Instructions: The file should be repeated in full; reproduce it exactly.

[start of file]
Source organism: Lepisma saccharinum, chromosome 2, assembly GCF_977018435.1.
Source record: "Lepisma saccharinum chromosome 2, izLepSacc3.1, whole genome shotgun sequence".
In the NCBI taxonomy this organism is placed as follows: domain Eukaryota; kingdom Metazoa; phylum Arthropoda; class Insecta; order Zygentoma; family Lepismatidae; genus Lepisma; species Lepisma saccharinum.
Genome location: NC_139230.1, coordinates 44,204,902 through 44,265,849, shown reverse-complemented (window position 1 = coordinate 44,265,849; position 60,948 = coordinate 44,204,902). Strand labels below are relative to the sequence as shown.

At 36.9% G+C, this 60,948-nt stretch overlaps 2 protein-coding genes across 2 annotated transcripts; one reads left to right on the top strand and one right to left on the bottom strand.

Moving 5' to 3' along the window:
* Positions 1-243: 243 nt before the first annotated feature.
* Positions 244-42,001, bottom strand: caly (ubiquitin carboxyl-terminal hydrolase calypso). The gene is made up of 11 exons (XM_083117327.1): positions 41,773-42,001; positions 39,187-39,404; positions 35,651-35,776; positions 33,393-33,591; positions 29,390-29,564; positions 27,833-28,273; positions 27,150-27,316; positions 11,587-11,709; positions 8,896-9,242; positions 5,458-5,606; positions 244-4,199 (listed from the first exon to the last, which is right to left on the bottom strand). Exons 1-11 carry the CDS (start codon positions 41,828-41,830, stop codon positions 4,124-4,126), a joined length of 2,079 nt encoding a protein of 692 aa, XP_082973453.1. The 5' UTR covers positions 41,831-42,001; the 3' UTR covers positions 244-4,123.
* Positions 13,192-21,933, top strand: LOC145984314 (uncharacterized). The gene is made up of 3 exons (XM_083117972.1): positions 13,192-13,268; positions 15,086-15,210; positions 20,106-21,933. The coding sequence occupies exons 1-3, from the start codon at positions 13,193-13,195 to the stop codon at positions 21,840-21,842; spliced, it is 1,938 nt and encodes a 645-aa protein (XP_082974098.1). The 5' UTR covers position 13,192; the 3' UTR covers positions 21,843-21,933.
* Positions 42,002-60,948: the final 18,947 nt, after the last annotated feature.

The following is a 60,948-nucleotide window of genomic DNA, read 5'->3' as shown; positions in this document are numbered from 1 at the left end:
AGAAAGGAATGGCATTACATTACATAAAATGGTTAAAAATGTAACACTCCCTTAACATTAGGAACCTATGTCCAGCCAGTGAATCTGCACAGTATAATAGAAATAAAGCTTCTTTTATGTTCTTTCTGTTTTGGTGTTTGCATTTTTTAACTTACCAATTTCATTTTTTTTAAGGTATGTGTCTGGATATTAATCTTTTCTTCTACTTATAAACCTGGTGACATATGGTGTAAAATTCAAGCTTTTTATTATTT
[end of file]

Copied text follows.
Source organism: Lepisma saccharinum, chromosome 2, assembly GCF_977018435.1.
Source record: "Lepisma saccharinum chromosome 2, izLepSacc3.1, whole genome shotgun sequence".
In the NCBI taxonomy this organism is placed as follows: domain Eukaryota; kingdom Metazoa; phylum Arthropoda; class Insecta; order Zygentoma; family Lepismatidae; genus Lepisma; species Lepisma saccharinum.
Genome location: NC_139230.1, coordinates 44,204,902 through 44,265,849, shown reverse-complemented (window position 1 = coordinate 44,265,849; position 60,948 = coordinate 44,204,902). Strand labels below are relative to the sequence as shown.

At 36.9% G+C, this 60,948-nt stretch overlaps 2 protein-coding genes across 2 annotated transcripts; one reads left to right on the top strand and one right to left on the bottom strand.

Moving 5' to 3' along the window:
* Positions 1-243: 243 nt before the first annotated feature.
* Positions 244-42,001, bottom strand: caly (ubiquitin carboxyl-terminal hydrolase calypso). The gene is made up of 11 exons (XM_083117327.1): positions 41,773-42,001; positions 39,187-39,404; positions 35,651-35,776; positions 33,393-33,591; positions 29,390-29,564; positions 27,833-28,273; positions 27,150-27,316; positions 11,587-11,709; positions 8,896-9,242; positions 5,458-5,606; positions 244-4,199 (listed from the first exon to the last, which is right to left on the bottom strand). Exons 1-11 carry the CDS (start codon positions 41,828-41,830, stop codon positions 4,124-4,126), a joined length of 2,079 nt encoding a protein of 692 aa, XP_082973453.1. The 5' UTR covers positions 41,831-42,001; the 3' UTR covers positions 244-4,123.
* Positions 13,192-21,933, top strand: LOC145984314 (uncharacterized). The gene is made up of 3 exons (XM_083117972.1): positions 13,192-13,268; positions 15,086-15,210; positions 20,106-21,933. The coding sequence occupies exons 1-3, from the start codon at positions 13,193-13,195 to the stop codon at positions 21,840-21,842; spliced, it is 1,938 nt and encodes a 645-aa protein (XP_082974098.1). The 5' UTR covers position 13,192; the 3' UTR covers positions 21,843-21,933.
* Positions 42,002-60,948: the final 18,947 nt, after the last annotated feature.

The following is a 60,948-nucleotide window of genomic DNA, read 5'->3' as shown; positions in this document are numbered from 1 at the left end:
AGAAAGGAATGGCATTACATTACATAAAATGGTTAAAAATGTAACACTCCCTTAACATTAGGAACCTATGTCCAGCCAGTGAATCTGCACAGTATAATAGAAATAAAGCTTCTTTTATGTTCTTTCTGTTTTGGTGTTTGCATTTTTTAACTTACCAATTTCATTTTTTTTAAGGTATGTGTCTGGATATTAATCTTTTCTTCTACTTATAAACCTGGTGACATATGGTGTAAAATTCAAGCTTTTTATTATTT